The music is the star, the music is the backbone, and the woman is merely there to play a part.  Her words seem to be meaningless, partially because I can’t understand them, but more so because it is more important “how” she says them, and how those words interact with the music, rather than what is actually being communicated.  The “Sprechstimme mode of Pierrot Lunaire” (39) serves as a perfect mode to have singers be a supplement, rather than the feature or main event of the piece.    It’s interesting that the singer has to differentiate between what Schoenberg describes as the “singing tone,” and the “speaking tone.”  She seems to do a fantastic job of this, and it has the effect of really complementing the tone of the music.  Harsher music, non-harmonic sections, places that seem to “bang” go very well with the spoken tone, and the areas where we hear flutes and softer instruments flow more smoothly work very well with the singing tone.

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Blog 5

“Negro is a document of war against imperialism and capitalism. It does not deconstruct the color line, but rather seeks to make clear the stakes involved for the underdeveloped world in a situation of on-going capitalist development and bourgeois forms of nationalism.”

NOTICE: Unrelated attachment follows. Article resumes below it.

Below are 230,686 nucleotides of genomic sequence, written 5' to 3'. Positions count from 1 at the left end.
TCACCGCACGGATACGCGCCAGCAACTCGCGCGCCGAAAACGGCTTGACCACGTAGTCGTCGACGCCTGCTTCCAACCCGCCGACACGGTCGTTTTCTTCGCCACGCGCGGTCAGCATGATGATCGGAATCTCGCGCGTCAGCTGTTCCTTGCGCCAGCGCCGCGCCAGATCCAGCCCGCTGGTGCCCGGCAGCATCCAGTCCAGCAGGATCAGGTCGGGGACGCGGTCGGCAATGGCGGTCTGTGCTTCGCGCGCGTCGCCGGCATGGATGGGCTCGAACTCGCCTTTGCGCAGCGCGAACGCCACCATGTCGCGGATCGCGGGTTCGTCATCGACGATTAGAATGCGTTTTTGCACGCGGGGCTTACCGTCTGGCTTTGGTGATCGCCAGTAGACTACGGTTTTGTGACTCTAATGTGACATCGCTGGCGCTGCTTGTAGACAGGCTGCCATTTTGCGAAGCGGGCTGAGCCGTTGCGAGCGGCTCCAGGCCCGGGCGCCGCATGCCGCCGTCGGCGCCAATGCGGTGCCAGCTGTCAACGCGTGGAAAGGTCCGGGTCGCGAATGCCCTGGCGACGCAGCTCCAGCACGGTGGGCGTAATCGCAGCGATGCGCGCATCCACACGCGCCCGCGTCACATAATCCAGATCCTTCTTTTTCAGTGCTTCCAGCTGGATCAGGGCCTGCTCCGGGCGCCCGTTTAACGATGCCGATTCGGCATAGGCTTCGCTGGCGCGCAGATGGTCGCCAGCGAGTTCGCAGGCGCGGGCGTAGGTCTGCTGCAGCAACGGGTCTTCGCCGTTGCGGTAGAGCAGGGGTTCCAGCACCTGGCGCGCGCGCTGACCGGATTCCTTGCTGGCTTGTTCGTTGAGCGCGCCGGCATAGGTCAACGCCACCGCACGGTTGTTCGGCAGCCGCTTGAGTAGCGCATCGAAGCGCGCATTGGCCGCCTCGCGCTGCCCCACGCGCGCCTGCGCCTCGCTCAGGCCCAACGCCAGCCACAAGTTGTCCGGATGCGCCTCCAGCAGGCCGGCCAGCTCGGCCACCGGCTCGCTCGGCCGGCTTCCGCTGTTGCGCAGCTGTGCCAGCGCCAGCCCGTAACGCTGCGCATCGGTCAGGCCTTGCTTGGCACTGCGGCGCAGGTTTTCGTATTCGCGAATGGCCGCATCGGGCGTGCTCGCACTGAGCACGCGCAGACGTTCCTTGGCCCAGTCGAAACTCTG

This quote is what I’m going to be looking at in terms of analyzing this anthology.  The notion of being anti-capitalist (or, likely more accurately put, the restraints that the capitalism of the time presented the black community) is one that I believe can be dealt with.  Cunard shows an appreciation for the struggle of black people to survive in the economic structure of the time.  The anthology is large and the ways to interpret are myriad, but the way that she approaches the city of Harlem and the manner in which she describes it leads me to think that there was a genuine feeling of respect for the people there.

I’m more familiar with the poem “Harlem” than anything else here, and there is no shortage of controversy associated with Cunard’s time spent in that neighborhood.  There is power in Hughes’ poem, and the language that he used resonated with myself in, I think, a similar way to Cunard.  There is a feeling of being genuine in this poem, and it would appear that Cunard saw how accurately and profoundly Hughes was able to represent that experience.  She references her time, the things that she saw in Harlem, with language that is similar if not directly pulled from “Harlem.”

“This (the ‘negro renaissance’) is not the Harlem one sees.  You don’t see the Harlem of the romancists; it is romantic in its own right. And it is hard and strong; its noise, heat, cold, cries and colours are so, And the nostalgia is violent too; the eternal radio seeping through everything day and night, indoors and out, becomes somehow the personification of restlessness, desire, brooding.  As everywhere, the real people are in the street.”